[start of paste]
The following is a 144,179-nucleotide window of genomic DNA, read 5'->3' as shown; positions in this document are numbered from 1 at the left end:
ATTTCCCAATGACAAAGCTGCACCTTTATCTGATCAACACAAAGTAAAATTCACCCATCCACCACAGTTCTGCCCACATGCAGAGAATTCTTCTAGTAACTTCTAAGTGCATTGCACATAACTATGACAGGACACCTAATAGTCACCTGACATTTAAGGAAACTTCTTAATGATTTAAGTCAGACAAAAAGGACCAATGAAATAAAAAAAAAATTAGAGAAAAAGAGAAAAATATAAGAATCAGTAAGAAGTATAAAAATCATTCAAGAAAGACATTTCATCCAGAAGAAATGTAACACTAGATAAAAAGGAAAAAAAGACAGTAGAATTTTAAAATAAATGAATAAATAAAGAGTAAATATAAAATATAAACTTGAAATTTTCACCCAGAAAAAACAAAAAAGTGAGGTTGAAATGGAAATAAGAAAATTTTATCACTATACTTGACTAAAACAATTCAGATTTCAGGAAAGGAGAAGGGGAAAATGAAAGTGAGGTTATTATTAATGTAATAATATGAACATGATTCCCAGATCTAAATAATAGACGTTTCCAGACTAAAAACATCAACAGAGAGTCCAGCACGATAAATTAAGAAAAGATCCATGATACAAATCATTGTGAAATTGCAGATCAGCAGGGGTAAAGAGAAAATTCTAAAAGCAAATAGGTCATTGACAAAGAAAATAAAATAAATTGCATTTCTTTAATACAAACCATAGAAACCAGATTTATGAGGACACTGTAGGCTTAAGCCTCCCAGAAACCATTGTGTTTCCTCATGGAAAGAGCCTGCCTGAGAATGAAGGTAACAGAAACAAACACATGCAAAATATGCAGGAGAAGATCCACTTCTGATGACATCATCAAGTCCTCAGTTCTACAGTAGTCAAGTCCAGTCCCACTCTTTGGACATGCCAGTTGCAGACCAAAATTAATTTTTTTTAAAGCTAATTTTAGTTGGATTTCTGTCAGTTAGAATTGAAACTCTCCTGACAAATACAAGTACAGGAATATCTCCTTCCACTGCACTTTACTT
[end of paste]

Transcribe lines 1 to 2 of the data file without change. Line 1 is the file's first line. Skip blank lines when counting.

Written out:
The following is a 144,179-nucleotide window of genomic DNA, read 5'->3' as shown; positions in this document are numbered from 1 at the left end:
ATTTCCCAATGACAAAGCTGCACCTTTATCTGATCAACACAAAGTAAAATTCACCCATCCACCACAGTTCTGCCCACATGCAGAGAATTCTTCTAGTAACTTCTAAGTGCATTGCACATAACTATGACAGGACACCTAATAGTCACCTGACATTTAAGGAAACTTCTTAATGATTTAAGTCAGACAAAAAGGACCAATGAAATAAAAAAAAAATTAGAGAAAAAGAGAAAAATATAAGAATCAGTAAGAAGTATAAAAATCATTCAAGAAAGACATTTCATCCAGAAGAAATGTAACACTAGATAAAAAGGAAAAAAAGACAGTAGAATTTTAAAATAAATGAATAAATAAAGAGTAAATATAAAATATAAACTTGAAATTTTCACCCAGAAAAAACAAAAAAGTGAGGTTGAAATGGAAATAAGAAAATTTTATCACTATACTTGACTAAAACAATTCAGATTTCAGGAAAGGAGAAGGGGAAAATGAAAGTGAGGTTATTATTAATGTAATAATATGAACATGATTCCCAGATCTAAATAATAGACGTTTCCAGACTAAAAACATCAACAGAGAGTCCAGCACGATAAATTAAGAAAAGATCCATGATACAAATCATTGTGAAATTGCAGATCAGCAGGGGTAAAGAGAAAATTCTAAAAGCAAATAGGTCATTGACAAAGAAAATAAAATAAATTGCATTTCTTTAATACAAACCATAGAAACCAGATTTATGAGGACACTGTAGGCTTAAGCCTCCCAGAAACCATTGTGTTTCCTCATGGAAAGAGCCTGCCTGAGAATGAAGGTAACAGAAACAAACACATGCAAAATATGCAGGAGAAGATCCACTTCTGATGACATCATCAAGTCCTCAGTTCTACAGTAGTCAAGTCCAGTCCCACTCTTTGGACATGCCAGTTGCAGACCAAAATTAATTTTTTTTAAAGCTAATTTTAGTTGGATTTCTGTCAGTTAGAATTGAAACTCTCCTGACAAATACAAGTACAGGAATATCTCCTTCCACTGCACTTTACTT